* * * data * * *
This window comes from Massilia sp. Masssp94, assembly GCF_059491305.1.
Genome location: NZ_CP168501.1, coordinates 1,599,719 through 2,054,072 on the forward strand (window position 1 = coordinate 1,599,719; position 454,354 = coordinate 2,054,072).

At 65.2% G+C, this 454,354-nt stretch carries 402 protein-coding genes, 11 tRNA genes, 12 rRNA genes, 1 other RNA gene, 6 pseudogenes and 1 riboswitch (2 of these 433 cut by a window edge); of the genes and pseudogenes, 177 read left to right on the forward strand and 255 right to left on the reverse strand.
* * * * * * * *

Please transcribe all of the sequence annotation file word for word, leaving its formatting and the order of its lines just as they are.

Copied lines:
This window comes from Massilia sp. Masssp94, assembly GCF_059491305.1.
Genome location: NZ_CP168501.1, coordinates 1,599,719 through 2,054,072 on the forward strand (window position 1 = coordinate 1,599,719; position 454,354 = coordinate 2,054,072).

At 65.2% G+C, this 454,354-nt stretch carries 402 protein-coding genes, 11 tRNA genes, 12 rRNA genes, 1 other RNA gene, 6 pseudogenes and 1 riboswitch (2 of these 433 cut by a window edge); of the genes and pseudogenes, 177 read left to right on the forward strand and 255 right to left on the reverse strand.